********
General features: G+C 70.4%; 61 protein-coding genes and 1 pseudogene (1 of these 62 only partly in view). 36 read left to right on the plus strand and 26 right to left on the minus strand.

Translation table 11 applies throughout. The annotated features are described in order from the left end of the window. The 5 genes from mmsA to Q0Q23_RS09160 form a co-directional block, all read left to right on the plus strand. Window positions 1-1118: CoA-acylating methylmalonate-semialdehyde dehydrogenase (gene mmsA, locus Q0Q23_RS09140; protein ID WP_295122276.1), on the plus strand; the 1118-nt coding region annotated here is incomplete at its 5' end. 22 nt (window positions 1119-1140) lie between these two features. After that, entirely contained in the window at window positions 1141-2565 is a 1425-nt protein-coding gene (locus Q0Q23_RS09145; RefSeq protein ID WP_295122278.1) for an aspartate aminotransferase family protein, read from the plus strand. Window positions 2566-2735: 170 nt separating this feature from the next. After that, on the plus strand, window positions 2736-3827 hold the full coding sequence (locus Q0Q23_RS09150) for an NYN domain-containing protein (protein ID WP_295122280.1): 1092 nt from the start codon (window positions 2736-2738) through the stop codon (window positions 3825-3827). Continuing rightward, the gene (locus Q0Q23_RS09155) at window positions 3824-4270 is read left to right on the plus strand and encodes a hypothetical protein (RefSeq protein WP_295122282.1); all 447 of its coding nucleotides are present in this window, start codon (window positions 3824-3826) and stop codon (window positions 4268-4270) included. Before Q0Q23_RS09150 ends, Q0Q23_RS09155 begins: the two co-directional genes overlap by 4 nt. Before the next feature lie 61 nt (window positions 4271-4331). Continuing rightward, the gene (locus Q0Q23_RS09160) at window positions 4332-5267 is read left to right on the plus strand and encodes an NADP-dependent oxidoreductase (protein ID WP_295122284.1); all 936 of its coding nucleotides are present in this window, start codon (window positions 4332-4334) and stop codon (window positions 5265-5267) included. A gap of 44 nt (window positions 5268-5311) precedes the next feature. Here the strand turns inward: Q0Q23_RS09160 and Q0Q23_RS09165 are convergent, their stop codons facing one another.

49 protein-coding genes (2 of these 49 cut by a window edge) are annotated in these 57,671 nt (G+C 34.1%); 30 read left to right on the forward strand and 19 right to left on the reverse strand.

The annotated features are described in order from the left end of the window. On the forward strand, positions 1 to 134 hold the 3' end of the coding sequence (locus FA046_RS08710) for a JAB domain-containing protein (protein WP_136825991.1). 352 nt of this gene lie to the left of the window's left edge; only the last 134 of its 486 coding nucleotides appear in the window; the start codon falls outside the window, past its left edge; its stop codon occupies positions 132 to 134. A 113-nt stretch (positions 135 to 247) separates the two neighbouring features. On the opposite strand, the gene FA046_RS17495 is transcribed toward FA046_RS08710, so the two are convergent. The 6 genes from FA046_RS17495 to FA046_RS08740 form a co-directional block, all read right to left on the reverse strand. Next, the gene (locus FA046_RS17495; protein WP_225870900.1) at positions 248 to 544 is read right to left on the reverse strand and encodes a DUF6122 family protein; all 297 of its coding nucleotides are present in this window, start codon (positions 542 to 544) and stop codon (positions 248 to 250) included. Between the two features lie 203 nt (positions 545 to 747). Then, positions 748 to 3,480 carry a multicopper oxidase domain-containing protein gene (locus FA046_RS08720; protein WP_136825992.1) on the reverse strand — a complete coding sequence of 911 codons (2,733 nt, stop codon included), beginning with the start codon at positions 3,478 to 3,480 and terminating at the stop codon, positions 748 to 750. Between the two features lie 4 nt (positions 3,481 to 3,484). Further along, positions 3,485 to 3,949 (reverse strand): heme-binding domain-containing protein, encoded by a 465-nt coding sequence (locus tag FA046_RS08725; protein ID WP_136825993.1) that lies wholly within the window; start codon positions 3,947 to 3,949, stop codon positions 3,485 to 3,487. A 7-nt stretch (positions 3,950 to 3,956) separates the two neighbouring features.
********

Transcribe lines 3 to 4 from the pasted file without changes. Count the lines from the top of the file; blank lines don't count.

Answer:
49 protein-coding genes (2 of these 49 cut by a window edge) are annotated in these 57,671 nt (G+C 34.1%); 30 read left to right on the forward strand and 19 right to left on the reverse strand.

The annotated features are described in order from the left end of the window. On the forward strand, positions 1 to 134 hold the 3' end of the coding sequence (locus FA046_RS08710) for a JAB domain-containing protein (protein WP_136825991.1). 352 nt of this gene lie to the left of the window's left edge; only the last 134 of its 486 coding nucleotides appear in the window; the start codon falls outside the window, past its left edge; its stop codon occupies positions 132 to 134. A 113-nt stretch (positions 135 to 247) separates the two neighbouring features. On the opposite strand, the gene FA046_RS17495 is transcribed toward FA046_RS08710, so the two are convergent. The 6 genes from FA046_RS17495 to FA046_RS08740 form a co-directional block, all read right to left on the reverse strand. Next, the gene (locus FA046_RS17495; protein WP_225870900.1) at positions 248 to 544 is read right to left on the reverse strand and encodes a DUF6122 family protein; all 297 of its coding nucleotides are present in this window, start codon (positions 542 to 544) and stop codon (positions 248 to 250) included. Between the two features lie 203 nt (positions 545 to 747). Then, positions 748 to 3,480 carry a multicopper oxidase domain-containing protein gene (locus FA046_RS08720; protein WP_136825992.1) on the reverse strand — a complete coding sequence of 911 codons (2,733 nt, stop codon included), beginning with the start codon at positions 3,478 to 3,480 and terminating at the stop codon, positions 748 to 750. Between the two features lie 4 nt (positions 3,481 to 3,484). Further along, positions 3,485 to 3,949 (reverse strand): heme-binding domain-containing protein, encoded by a 465-nt coding sequence (locus tag FA046_RS08725; protein ID WP_136825993.1) that lies wholly within the window; start codon positions 3,947 to 3,949, stop codon positions 3,485 to 3,487. A 7-nt stretch (positions 3,950 to 3,956) separates the two neighbouring features.